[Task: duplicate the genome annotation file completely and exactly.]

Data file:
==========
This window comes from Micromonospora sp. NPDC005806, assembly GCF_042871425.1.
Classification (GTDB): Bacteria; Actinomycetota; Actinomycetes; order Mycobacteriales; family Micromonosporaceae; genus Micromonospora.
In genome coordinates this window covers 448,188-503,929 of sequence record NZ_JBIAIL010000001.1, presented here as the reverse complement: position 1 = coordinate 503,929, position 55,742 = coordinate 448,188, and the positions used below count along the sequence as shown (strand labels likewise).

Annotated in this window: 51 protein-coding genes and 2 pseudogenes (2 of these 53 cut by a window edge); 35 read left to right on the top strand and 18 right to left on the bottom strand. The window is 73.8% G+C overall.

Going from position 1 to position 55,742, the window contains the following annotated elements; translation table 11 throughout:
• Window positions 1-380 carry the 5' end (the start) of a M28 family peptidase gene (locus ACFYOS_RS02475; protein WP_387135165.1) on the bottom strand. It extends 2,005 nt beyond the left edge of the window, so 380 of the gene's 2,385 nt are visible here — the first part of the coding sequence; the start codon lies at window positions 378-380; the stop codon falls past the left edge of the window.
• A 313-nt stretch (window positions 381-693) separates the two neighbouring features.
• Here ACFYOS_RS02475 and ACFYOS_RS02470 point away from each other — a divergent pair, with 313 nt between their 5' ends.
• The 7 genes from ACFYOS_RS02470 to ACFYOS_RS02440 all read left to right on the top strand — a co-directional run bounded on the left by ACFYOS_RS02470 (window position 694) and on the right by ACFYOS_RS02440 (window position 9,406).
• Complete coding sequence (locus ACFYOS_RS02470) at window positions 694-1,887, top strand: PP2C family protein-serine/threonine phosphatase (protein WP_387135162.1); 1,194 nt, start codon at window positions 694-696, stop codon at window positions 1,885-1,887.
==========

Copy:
This window comes from Micromonospora sp. NPDC005806, assembly GCF_042871425.1.
Classification (GTDB): Bacteria; Actinomycetota; Actinomycetes; order Mycobacteriales; family Micromonosporaceae; genus Micromonospora.
In genome coordinates this window covers 448,188-503,929 of sequence record NZ_JBIAIL010000001.1, presented here as the reverse complement: position 1 = coordinate 503,929, position 55,742 = coordinate 448,188, and the positions used below count along the sequence as shown (strand labels likewise).

Annotated in this window: 51 protein-coding genes and 2 pseudogenes (2 of these 53 cut by a window edge); 35 read left to right on the top strand and 18 right to left on the bottom strand. The window is 73.8% G+C overall.

Going from position 1 to position 55,742, the window contains the following annotated elements; translation table 11 throughout:
• Window positions 1-380 carry the 5' end (the start) of a M28 family peptidase gene (locus ACFYOS_RS02475; protein WP_387135165.1) on the bottom strand. It extends 2,005 nt beyond the left edge of the window, so 380 of the gene's 2,385 nt are visible here — the first part of the coding sequence; the start codon lies at window positions 378-380; the stop codon falls past the left edge of the window.
• A 313-nt stretch (window positions 381-693) separates the two neighbouring features.
• Here ACFYOS_RS02475 and ACFYOS_RS02470 point away from each other — a divergent pair, with 313 nt between their 5' ends.
• The 7 genes from ACFYOS_RS02470 to ACFYOS_RS02440 all read left to right on the top strand — a co-directional run bounded on the left by ACFYOS_RS02470 (window position 694) and on the right by ACFYOS_RS02440 (window position 9,406).
• Complete coding sequence (locus ACFYOS_RS02470) at window positions 694-1,887, top strand: PP2C family protein-serine/threonine phosphatase (protein WP_387135162.1); 1,194 nt, start codon at window positions 694-696, stop codon at window positions 1,885-1,887.